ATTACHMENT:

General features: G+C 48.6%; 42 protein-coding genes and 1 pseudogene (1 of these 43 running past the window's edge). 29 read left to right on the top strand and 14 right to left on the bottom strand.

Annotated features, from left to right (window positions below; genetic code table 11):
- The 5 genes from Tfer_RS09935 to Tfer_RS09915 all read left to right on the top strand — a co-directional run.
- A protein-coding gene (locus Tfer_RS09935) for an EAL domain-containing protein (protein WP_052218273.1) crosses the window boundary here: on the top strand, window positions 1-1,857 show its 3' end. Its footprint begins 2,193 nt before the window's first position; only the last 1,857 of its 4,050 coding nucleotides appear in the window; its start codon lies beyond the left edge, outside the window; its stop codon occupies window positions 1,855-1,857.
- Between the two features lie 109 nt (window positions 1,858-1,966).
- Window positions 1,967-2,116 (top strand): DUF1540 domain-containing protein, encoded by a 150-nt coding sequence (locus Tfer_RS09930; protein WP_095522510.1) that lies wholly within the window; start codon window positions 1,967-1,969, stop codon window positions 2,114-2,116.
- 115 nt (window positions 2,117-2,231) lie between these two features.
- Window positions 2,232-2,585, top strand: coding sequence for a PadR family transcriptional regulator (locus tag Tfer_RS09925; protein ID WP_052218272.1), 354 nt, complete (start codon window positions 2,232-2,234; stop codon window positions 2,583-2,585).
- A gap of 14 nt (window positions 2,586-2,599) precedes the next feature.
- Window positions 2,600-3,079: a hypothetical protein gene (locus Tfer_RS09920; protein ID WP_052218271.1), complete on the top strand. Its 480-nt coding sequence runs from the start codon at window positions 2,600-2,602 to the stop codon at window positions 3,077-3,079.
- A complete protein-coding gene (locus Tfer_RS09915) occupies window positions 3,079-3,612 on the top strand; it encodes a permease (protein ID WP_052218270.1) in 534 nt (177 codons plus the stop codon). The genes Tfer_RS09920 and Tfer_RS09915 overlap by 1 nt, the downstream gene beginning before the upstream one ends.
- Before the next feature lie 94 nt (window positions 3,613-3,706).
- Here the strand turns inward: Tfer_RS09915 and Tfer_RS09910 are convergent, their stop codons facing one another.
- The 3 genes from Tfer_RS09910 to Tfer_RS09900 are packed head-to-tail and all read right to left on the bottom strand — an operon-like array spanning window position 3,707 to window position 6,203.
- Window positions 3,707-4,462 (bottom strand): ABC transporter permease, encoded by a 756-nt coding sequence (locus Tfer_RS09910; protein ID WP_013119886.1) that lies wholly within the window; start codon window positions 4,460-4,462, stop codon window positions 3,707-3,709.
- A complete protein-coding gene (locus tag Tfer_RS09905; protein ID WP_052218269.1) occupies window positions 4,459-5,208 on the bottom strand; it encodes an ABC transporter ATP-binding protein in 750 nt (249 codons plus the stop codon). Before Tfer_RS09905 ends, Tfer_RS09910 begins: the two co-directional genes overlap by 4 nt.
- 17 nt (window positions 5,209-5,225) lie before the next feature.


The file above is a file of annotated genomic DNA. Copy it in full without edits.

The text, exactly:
General features: G+C 48.6%; 42 protein-coding genes and 1 pseudogene (1 of these 43 running past the window's edge). 29 read left to right on the top strand and 14 right to left on the bottom strand.

Annotated features, from left to right (window positions below; genetic code table 11):
- The 5 genes from Tfer_RS09935 to Tfer_RS09915 all read left to right on the top strand — a co-directional run.
- A protein-coding gene (locus Tfer_RS09935) for an EAL domain-containing protein (protein WP_052218273.1) crosses the window boundary here: on the top strand, window positions 1-1,857 show its 3' end. Its footprint begins 2,193 nt before the window's first position; only the last 1,857 of its 4,050 coding nucleotides appear in the window; its start codon lies beyond the left edge, outside the window; its stop codon occupies window positions 1,855-1,857.
- Between the two features lie 109 nt (window positions 1,858-1,966).
- Window positions 1,967-2,116 (top strand): DUF1540 domain-containing protein, encoded by a 150-nt coding sequence (locus Tfer_RS09930; protein WP_095522510.1) that lies wholly within the window; start codon window positions 1,967-1,969, stop codon window positions 2,114-2,116.
- 115 nt (window positions 2,117-2,231) lie between these two features.
- Window positions 2,232-2,585, top strand: coding sequence for a PadR family transcriptional regulator (locus tag Tfer_RS09925; protein ID WP_052218272.1), 354 nt, complete (start codon window positions 2,232-2,234; stop codon window positions 2,583-2,585).
- A gap of 14 nt (window positions 2,586-2,599) precedes the next feature.
- Window positions 2,600-3,079: a hypothetical protein gene (locus Tfer_RS09920; protein ID WP_052218271.1), complete on the top strand. Its 480-nt coding sequence runs from the start codon at window positions 2,600-2,602 to the stop codon at window positions 3,077-3,079.
- A complete protein-coding gene (locus Tfer_RS09915) occupies window positions 3,079-3,612 on the top strand; it encodes a permease (protein ID WP_052218270.1) in 534 nt (177 codons plus the stop codon). The genes Tfer_RS09920 and Tfer_RS09915 overlap by 1 nt, the downstream gene beginning before the upstream one ends.
- Before the next feature lie 94 nt (window positions 3,613-3,706).
- Here the strand turns inward: Tfer_RS09915 and Tfer_RS09910 are convergent, their stop codons facing one another.
- The 3 genes from Tfer_RS09910 to Tfer_RS09900 are packed head-to-tail and all read right to left on the bottom strand — an operon-like array spanning window position 3,707 to window position 6,203.
- Window positions 3,707-4,462 (bottom strand): ABC transporter permease, encoded by a 756-nt coding sequence (locus Tfer_RS09910; protein ID WP_013119886.1) that lies wholly within the window; start codon window positions 4,460-4,462, stop codon window positions 3,707-3,709.
- A complete protein-coding gene (locus tag Tfer_RS09905; protein ID WP_052218269.1) occupies window positions 4,459-5,208 on the bottom strand; it encodes an ABC transporter ATP-binding protein in 750 nt (249 codons plus the stop codon). Before Tfer_RS09905 ends, Tfer_RS09910 begins: the two co-directional genes overlap by 4 nt.
- 17 nt (window positions 5,209-5,225) lie before the next feature.